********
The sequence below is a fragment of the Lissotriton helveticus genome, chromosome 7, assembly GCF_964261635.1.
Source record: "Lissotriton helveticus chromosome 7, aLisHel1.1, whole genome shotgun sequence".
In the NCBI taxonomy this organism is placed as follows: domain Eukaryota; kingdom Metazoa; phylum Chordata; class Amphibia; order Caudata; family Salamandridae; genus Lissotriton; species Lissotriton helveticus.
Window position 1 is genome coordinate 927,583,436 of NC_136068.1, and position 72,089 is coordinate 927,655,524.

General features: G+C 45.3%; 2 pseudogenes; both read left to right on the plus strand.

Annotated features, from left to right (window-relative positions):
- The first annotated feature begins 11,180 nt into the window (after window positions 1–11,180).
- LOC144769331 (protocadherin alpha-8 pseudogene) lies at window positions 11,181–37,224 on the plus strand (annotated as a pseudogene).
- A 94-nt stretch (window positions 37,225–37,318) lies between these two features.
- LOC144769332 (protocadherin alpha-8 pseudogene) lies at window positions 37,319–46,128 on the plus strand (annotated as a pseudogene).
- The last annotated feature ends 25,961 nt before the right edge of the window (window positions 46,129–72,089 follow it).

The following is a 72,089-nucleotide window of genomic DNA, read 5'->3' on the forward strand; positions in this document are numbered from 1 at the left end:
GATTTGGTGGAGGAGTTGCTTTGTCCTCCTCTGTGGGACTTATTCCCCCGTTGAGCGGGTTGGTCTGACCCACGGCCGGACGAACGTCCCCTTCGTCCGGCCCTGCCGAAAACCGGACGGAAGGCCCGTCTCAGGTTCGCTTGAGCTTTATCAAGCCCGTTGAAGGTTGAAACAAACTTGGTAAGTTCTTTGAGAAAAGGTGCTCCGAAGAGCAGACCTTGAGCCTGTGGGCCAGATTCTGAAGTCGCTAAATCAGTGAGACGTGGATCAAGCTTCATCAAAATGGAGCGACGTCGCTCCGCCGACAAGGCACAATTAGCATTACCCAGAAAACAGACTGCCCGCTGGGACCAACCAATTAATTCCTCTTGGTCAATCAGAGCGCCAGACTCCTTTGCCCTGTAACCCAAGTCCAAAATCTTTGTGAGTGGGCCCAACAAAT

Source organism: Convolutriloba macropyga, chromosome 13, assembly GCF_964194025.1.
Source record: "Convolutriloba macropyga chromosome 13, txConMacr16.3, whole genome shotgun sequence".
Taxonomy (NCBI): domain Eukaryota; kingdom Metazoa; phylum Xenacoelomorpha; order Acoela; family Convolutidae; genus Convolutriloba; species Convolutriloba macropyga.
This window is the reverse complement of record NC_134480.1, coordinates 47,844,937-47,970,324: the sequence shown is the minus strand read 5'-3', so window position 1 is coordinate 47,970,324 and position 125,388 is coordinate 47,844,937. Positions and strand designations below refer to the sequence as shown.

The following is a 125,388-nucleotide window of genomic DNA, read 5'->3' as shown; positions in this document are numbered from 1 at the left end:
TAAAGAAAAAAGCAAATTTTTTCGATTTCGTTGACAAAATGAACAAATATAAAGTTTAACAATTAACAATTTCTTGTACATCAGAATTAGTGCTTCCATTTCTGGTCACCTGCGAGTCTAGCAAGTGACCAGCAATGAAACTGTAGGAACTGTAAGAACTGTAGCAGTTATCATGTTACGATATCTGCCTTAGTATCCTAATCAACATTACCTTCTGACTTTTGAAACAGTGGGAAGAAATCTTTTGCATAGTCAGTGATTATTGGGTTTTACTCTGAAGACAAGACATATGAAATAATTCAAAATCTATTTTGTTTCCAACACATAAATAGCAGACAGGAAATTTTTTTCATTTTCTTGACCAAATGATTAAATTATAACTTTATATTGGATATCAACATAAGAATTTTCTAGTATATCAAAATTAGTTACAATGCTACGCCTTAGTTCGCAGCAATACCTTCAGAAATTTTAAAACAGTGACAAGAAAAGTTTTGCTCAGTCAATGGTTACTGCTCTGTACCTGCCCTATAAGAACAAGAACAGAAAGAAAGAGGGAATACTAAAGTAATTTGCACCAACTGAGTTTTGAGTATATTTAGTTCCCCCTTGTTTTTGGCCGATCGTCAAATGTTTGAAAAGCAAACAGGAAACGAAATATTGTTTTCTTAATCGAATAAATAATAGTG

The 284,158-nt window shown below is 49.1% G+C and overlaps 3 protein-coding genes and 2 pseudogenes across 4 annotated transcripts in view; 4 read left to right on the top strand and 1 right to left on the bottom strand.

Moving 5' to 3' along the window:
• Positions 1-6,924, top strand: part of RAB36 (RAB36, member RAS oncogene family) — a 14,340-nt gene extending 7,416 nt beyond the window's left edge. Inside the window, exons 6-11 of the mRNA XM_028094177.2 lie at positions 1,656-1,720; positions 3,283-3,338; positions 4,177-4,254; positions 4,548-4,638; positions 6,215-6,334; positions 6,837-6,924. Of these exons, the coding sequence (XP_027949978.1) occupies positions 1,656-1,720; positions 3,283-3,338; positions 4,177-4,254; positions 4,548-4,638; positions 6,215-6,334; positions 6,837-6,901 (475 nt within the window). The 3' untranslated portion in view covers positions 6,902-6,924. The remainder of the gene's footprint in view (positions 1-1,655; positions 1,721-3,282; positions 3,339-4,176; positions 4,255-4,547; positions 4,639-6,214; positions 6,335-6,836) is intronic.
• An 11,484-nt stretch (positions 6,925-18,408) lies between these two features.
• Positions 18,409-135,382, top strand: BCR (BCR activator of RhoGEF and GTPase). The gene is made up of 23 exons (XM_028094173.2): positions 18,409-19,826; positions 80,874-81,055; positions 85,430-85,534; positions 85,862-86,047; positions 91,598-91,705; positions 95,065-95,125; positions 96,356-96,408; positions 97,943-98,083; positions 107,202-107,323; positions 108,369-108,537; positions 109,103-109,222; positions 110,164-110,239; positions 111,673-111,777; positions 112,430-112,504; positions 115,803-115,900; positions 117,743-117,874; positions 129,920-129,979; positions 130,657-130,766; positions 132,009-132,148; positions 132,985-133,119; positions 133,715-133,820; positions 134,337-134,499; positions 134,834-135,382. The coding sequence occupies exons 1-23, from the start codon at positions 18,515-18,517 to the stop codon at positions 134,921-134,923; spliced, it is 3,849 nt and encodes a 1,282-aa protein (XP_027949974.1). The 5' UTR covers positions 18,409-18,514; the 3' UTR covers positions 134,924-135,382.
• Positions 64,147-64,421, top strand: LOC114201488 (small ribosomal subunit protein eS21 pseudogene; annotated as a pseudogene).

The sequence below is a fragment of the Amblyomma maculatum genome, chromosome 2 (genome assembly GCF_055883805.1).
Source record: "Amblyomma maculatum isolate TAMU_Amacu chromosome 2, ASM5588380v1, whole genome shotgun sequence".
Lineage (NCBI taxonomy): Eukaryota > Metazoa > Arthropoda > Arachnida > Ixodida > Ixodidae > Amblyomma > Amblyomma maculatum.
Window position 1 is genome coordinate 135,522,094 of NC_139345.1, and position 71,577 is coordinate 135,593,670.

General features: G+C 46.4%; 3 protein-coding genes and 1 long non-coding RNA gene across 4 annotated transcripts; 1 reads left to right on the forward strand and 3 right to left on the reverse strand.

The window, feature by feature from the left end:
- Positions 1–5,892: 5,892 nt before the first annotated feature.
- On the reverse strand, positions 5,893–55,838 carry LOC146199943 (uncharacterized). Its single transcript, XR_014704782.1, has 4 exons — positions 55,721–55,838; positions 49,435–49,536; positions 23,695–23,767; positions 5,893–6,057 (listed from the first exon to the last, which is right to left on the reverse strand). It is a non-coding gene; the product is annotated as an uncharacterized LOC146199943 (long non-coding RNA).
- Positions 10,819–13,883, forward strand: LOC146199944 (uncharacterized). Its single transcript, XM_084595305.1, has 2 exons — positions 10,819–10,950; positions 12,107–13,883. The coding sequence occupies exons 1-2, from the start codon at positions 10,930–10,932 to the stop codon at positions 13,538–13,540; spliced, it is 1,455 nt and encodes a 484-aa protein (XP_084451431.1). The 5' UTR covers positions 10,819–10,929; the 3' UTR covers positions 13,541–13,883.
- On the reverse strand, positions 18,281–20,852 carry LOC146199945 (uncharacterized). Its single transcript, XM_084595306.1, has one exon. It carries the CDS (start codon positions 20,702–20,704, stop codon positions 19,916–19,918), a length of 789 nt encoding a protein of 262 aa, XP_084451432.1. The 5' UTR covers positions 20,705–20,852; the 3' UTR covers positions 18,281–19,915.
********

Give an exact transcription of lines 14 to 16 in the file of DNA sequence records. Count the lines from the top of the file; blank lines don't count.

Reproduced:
Source organism: Convolutriloba macropyga, chromosome 13, assembly GCF_964194025.1.
Source record: "Convolutriloba macropyga chromosome 13, txConMacr16.3, whole genome shotgun sequence".
Taxonomy (NCBI): domain Eukaryota; kingdom Metazoa; phylum Xenacoelomorpha; order Acoela; family Convolutidae; genus Convolutriloba; species Convolutriloba macropyga.